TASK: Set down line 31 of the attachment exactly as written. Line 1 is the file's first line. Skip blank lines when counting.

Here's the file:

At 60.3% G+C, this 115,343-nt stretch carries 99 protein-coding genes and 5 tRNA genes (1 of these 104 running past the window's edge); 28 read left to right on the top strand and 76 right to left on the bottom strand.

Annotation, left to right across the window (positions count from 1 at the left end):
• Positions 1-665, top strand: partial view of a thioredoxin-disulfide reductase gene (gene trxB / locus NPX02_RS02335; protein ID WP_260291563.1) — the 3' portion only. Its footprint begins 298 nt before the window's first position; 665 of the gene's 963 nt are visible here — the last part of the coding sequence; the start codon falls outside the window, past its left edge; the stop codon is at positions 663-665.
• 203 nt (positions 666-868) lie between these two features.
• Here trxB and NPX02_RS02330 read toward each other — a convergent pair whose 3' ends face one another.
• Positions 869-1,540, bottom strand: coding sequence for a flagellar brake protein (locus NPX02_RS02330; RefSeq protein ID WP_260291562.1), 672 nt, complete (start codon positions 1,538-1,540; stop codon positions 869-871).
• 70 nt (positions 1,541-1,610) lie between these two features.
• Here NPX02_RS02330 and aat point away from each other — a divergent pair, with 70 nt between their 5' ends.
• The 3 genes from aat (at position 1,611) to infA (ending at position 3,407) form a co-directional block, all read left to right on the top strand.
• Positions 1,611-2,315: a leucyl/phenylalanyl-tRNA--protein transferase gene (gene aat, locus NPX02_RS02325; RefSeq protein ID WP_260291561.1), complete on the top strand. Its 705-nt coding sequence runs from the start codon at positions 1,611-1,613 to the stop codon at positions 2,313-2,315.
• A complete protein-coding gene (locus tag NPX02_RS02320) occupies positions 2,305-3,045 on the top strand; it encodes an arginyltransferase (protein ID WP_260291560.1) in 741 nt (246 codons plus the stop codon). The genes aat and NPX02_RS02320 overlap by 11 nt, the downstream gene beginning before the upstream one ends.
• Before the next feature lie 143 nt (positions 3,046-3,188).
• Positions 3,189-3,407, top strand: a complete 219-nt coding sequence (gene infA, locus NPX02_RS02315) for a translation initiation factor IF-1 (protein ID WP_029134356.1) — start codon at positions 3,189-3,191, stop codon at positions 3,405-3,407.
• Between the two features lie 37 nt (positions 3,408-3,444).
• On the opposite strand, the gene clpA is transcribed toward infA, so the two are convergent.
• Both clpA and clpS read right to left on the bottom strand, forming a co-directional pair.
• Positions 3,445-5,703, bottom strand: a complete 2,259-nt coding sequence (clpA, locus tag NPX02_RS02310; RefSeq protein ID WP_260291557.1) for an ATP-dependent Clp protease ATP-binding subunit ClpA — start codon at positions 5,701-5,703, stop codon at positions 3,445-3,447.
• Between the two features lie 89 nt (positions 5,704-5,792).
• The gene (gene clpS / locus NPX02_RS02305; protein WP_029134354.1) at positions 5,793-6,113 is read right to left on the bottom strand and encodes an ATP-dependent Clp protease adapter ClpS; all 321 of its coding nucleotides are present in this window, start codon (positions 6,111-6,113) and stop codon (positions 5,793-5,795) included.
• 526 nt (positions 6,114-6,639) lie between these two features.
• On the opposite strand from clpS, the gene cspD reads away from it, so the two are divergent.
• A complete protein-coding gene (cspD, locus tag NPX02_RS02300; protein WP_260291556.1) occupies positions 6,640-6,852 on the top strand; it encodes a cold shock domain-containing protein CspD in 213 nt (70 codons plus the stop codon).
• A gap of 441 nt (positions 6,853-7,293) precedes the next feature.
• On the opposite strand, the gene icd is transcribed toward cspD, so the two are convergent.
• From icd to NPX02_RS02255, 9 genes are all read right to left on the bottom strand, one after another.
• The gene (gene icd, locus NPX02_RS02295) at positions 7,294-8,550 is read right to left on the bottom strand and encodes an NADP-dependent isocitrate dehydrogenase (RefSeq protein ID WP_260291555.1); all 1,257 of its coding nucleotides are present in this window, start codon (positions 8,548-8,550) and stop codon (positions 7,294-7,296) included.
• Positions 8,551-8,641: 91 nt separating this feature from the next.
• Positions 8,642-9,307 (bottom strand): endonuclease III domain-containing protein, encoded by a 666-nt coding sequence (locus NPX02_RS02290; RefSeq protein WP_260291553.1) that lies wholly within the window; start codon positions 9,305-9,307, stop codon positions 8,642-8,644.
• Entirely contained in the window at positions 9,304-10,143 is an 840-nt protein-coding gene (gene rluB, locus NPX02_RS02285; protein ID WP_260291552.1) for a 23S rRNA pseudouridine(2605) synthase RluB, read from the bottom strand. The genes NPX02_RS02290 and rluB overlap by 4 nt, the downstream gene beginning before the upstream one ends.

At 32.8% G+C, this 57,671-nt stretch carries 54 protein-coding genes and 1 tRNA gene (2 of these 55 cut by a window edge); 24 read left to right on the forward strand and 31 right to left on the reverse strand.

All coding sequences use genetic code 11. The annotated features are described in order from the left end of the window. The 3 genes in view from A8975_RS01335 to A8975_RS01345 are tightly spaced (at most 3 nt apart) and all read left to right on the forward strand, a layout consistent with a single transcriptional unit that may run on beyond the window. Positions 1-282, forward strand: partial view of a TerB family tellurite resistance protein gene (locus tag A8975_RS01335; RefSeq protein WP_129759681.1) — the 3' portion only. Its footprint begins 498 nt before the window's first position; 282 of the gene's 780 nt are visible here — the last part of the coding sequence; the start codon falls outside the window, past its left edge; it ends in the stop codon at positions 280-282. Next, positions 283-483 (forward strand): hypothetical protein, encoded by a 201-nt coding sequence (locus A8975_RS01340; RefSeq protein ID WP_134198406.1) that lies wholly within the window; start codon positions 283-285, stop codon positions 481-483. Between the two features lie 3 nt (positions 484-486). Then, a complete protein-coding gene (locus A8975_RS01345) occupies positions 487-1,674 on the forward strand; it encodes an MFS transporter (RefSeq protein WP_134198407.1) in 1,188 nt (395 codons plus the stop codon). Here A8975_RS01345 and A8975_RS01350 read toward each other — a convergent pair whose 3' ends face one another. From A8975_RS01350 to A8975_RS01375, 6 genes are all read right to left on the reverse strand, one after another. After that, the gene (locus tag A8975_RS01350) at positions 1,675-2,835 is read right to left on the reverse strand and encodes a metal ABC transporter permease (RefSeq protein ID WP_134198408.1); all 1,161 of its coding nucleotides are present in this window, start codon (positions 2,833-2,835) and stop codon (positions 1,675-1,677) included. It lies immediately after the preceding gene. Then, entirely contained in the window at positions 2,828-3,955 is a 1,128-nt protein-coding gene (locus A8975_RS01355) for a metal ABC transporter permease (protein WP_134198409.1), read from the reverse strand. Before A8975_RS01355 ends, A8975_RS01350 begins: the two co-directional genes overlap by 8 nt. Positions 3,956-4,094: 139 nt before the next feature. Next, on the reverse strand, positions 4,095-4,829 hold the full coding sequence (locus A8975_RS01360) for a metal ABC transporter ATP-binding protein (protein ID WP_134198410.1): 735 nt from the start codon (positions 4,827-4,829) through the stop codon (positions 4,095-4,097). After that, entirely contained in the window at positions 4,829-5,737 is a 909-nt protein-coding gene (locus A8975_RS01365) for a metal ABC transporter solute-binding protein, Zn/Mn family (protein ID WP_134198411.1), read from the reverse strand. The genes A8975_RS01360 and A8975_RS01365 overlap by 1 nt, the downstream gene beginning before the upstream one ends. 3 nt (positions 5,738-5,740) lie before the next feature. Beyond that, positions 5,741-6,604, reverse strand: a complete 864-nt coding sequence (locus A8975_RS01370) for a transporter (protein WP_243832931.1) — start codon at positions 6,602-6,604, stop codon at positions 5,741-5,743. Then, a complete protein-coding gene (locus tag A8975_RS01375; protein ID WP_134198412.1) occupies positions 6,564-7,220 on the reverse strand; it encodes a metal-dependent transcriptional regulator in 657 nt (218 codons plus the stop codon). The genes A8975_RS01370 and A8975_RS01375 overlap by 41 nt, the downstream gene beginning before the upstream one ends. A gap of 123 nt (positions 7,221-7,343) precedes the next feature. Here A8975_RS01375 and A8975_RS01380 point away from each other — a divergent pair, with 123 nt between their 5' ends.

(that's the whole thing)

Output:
All coding sequences use genetic code 11. The annotated features are described in order from the left end of the window. The 3 genes in view from A8975_RS01335 to A8975_RS01345 are tightly spaced (at most 3 nt apart) and all read left to right on the forward strand, a layout consistent with a single transcriptional unit that may run on beyond the window. Positions 1-282, forward strand: partial view of a TerB family tellurite resistance protein gene (locus tag A8975_RS01335; RefSeq protein WP_129759681.1) — the 3' portion only. Its footprint begins 498 nt before the window's first position; 282 of the gene's 780 nt are visible here — the last part of the coding sequence; the start codon falls outside the window, past its left edge; it ends in the stop codon at positions 280-282. Next, positions 283-483 (forward strand): hypothetical protein, encoded by a 201-nt coding sequence (locus A8975_RS01340; RefSeq protein ID WP_134198406.1) that lies wholly within the window; start codon positions 283-285, stop codon positions 481-483. Between the two features lie 3 nt (positions 484-486). Then, a complete protein-coding gene (locus A8975_RS01345) occupies positions 487-1,674 on the forward strand; it encodes an MFS transporter (RefSeq protein WP_134198407.1) in 1,188 nt (395 codons plus the stop codon). Here A8975_RS01345 and A8975_RS01350 read toward each other — a convergent pair whose 3' ends face one another. From A8975_RS01350 to A8975_RS01375, 6 genes are all read right to left on the reverse strand, one after another. After that, the gene (locus tag A8975_RS01350) at positions 1,675-2,835 is read right to left on the reverse strand and encodes a metal ABC transporter permease (RefSeq protein ID WP_134198408.1); all 1,161 of its coding nucleotides are present in this window, start codon (positions 2,833-2,835) and stop codon (positions 1,675-1,677) included. It lies immediately after the preceding gene. Then, entirely contained in the window at positions 2,828-3,955 is a 1,128-nt protein-coding gene (locus A8975_RS01355) for a metal ABC transporter permease (protein WP_134198409.1), read from the reverse strand. Before A8975_RS01355 ends, A8975_RS01350 begins: the two co-directional genes overlap by 8 nt. Positions 3,956-4,094: 139 nt before the next feature. Next, on the reverse strand, positions 4,095-4,829 hold the full coding sequence (locus A8975_RS01360) for a metal ABC transporter ATP-binding protein (protein ID WP_134198410.1): 735 nt from the start codon (positions 4,827-4,829) through the stop codon (positions 4,095-4,097). After that, entirely contained in the window at positions 4,829-5,737 is a 909-nt protein-coding gene (locus A8975_RS01365) for a metal ABC transporter solute-binding protein, Zn/Mn family (protein ID WP_134198411.1), read from the reverse strand. The genes A8975_RS01360 and A8975_RS01365 overlap by 1 nt, the downstream gene beginning before the upstream one ends. 3 nt (positions 5,738-5,740) lie before the next feature. Beyond that, positions 5,741-6,604, reverse strand: a complete 864-nt coding sequence (locus A8975_RS01370) for a transporter (protein WP_243832931.1) — start codon at positions 6,602-6,604, stop codon at positions 5,741-5,743. Then, a complete protein-coding gene (locus tag A8975_RS01375; protein ID WP_134198412.1) occupies positions 6,564-7,220 on the reverse strand; it encodes a metal-dependent transcriptional regulator in 657 nt (218 codons plus the stop codon). The genes A8975_RS01370 and A8975_RS01375 overlap by 41 nt, the downstream gene beginning before the upstream one ends. A gap of 123 nt (positions 7,221-7,343) precedes the next feature. Here A8975_RS01375 and A8975_RS01380 point away from each other — a divergent pair, with 123 nt between their 5' ends.